Based upon the above processing, in a color identification operation 30, objects of constant color are identified in the original image data—referred to herein as “constant color objects.” The term “constant color” is intended to encompass objects defined by pixels of identical color values (e.g., a single-color graphics object) and/or objects defined by pixels with low color variance. This can be understood regarding the following example: a photo of a solid green paint area might have a mean of 166 in the green channel, at the same time, the standard deviation of the patch might be 4 units. Or the photo of a red brick which would visually be considered “constant”, in the actual image data might have a mean of 185 in the red channel, at the same time, the standard deviation of the patch might be 15 units. Preferably, as part of this color identification operation 30, only objects of constant color above a pre-defined spatial size threshold are identified, e.g., at least 1 cm by 1 cm in size or the equivalent of the total spatial area defined by the original image data. The constant color objects are identified in the step 30 in order to guide subsequent processing due to the fact that: (i) the constant color objects offer a higher visual distinction to a viewer of a hardcopy image and are thus more likely to be a source of a perceived mismatch between a new hardcopy and the legacy hardcopy; and, (ii) the constant color objects in the original image data allow for the identification of corresponding areas (i.e., areas printed based upon the constant color object data) in the legacy hardcopy (and scanner image data derived from the legacy hardcopy as described below). Examples of such constant color objects are large text areas (headlines) or logos or graphic elements, such as banners. Examples of constant color objects that show some variation in the digital data are compressed color objects, scans of color objects embedded in the digital data and the like. Small elements including small text are ignored, because it is well known that small text cannot be judged accurately with respect to color.
With continuing reference to
At this stage, the original image data and scanner image data, at least for the color pairs, are converted to a colorimetric color space in steps 40,140, respectively. As used herein, “colorimetric color space” is intended to mean any color space that can be converted to a standard CIE color space. Examples of a colorimetric color space include CIELab, Xerox RGB, PhotoYCC, sRGB and the like. As is known in the art, however, the conversion of scanner image data from a device-dependent color space to a colorimetric space requires a printing/marking device assumption, i.e., an assumption about the marking device that printed the image data. The printing device for the legacy hardcopy 100 is unknown but the possibilities are limited due to the “marking technology assumption” described above, i.e., that the legacy hardcopy was printed using a known conventional marking (printing) technology known in the art (e.g., offset, xerography, inkjet, etc.) rather than by hand or using some unconventional printing technique. In steps 40,140, at least one and preferably more of the color pairs of the original image data and scanner image data are converted to a colorimetric color space using a plurality of different printing device assumptions.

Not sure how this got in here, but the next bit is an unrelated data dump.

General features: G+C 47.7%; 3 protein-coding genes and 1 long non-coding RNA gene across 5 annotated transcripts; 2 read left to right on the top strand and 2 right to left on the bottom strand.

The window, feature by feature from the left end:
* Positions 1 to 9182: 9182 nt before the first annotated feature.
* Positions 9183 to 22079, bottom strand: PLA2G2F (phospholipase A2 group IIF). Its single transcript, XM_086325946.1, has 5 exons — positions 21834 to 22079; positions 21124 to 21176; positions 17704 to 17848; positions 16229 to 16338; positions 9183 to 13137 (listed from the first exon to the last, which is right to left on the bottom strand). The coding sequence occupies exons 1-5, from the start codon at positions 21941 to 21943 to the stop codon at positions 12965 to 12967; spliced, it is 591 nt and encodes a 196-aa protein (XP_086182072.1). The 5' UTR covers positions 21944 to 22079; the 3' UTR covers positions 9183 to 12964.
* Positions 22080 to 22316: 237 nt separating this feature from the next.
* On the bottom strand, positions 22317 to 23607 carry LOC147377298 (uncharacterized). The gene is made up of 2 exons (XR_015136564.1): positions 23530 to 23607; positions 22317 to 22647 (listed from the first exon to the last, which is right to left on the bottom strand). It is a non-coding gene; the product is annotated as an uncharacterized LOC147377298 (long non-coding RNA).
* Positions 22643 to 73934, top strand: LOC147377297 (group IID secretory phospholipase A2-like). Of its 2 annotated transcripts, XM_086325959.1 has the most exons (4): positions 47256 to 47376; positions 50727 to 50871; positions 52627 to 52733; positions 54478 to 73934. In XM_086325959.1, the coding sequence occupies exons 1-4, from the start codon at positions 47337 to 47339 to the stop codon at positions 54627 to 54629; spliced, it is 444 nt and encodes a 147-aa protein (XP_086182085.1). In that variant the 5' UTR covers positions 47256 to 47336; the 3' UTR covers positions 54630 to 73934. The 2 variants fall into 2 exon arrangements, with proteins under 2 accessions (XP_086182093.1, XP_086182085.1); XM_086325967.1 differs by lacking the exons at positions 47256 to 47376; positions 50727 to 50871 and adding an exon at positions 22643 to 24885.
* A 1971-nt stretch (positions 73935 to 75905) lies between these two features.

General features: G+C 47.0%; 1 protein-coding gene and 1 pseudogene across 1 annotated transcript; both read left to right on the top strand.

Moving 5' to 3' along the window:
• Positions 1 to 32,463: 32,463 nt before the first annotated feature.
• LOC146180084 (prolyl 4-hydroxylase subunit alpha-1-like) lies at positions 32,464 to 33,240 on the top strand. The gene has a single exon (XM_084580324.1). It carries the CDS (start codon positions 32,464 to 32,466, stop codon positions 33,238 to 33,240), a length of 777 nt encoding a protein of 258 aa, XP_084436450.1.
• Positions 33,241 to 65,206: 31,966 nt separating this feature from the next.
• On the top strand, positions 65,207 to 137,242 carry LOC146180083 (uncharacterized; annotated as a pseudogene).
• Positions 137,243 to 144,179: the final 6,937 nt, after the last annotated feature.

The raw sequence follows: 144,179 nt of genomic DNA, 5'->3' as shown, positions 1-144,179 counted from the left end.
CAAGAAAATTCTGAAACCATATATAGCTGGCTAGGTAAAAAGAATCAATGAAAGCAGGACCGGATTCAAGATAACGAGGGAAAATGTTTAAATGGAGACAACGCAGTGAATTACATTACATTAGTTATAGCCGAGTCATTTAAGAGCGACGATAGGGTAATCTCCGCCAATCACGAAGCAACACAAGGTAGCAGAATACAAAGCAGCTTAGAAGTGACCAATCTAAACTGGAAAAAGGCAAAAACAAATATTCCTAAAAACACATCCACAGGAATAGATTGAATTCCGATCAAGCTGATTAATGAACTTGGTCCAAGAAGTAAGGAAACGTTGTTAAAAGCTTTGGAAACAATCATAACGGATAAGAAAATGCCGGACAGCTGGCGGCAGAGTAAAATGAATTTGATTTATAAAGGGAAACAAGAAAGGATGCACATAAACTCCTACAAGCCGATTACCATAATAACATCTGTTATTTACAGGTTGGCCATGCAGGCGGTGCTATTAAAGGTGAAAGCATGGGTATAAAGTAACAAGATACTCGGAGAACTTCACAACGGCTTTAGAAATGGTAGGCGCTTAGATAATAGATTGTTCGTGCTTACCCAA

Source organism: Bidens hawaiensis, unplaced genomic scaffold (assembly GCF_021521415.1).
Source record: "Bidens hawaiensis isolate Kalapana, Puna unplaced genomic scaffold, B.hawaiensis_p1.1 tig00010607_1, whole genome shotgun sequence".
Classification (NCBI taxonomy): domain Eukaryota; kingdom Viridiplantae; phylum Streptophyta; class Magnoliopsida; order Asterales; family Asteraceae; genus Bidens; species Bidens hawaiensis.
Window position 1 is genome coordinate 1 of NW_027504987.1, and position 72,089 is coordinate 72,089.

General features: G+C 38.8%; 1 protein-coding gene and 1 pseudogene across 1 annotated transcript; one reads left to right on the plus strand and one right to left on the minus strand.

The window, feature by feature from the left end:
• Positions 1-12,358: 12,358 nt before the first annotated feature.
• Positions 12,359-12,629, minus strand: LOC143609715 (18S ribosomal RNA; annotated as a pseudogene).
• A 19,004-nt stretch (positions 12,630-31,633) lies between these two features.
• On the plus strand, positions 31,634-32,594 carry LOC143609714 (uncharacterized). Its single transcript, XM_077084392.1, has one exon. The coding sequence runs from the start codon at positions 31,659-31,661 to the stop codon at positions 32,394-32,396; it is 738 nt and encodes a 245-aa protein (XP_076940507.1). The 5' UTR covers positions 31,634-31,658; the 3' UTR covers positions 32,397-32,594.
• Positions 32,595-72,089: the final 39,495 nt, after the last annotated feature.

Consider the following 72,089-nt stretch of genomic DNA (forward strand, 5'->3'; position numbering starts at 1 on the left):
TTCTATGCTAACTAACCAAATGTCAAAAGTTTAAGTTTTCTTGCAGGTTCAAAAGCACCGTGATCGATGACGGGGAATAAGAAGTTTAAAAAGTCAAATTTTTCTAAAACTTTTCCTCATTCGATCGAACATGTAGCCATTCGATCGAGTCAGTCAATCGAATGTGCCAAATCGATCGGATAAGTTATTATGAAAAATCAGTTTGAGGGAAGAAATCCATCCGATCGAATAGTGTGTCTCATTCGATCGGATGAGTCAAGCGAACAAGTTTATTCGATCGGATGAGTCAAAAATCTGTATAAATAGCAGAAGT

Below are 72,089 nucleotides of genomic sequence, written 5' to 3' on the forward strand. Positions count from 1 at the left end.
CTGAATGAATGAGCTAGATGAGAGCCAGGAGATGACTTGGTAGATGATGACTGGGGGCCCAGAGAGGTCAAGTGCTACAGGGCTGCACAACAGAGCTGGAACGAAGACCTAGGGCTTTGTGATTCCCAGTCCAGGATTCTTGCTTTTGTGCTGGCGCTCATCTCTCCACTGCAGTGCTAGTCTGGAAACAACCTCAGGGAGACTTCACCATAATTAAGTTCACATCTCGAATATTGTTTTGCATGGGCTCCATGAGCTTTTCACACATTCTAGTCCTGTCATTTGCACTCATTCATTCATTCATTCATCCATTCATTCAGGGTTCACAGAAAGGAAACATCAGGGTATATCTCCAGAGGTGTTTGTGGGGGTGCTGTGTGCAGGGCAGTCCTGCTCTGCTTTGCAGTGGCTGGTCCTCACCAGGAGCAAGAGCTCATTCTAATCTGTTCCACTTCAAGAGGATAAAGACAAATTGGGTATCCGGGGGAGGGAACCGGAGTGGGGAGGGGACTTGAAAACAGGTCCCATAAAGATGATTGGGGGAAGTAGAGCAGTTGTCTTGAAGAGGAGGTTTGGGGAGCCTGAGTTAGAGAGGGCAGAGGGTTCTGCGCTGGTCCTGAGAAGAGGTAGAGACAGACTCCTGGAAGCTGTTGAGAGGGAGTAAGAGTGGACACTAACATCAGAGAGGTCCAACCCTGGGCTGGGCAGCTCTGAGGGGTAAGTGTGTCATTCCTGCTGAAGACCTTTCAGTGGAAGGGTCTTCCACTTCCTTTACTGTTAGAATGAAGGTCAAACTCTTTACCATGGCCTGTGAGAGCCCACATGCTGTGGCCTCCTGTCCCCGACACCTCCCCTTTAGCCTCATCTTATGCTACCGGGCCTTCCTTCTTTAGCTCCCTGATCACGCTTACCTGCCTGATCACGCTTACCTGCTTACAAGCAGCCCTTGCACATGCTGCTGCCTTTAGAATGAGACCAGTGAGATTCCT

In a step 50, a color difference is determined between the members of each color pair in the colorimetric color space, for each printing device assumption. In other words, for one or more color pairs, a first color difference between the color pairs is determined for colorimetric color space data derived using a first printing device assumption; a second color difference between the same color pairs is determined for colorimetric color space data derived using a second printing device assumption; etc. Because the same printing device assumption is used for the members of a color pair, the number of color space conversions and color difference calculations is reduced from N2 to N. Additional techniques such as described in U.S. Patent Application Publication No. 2004/0264781 to Eschbach et al. and U.S. Patent Application Publication No. 2005/0134934 to Unal et al., both of which documents are hereby expressly incorporated by reference into the present specification, can be used too further reduce the number of possible conversions.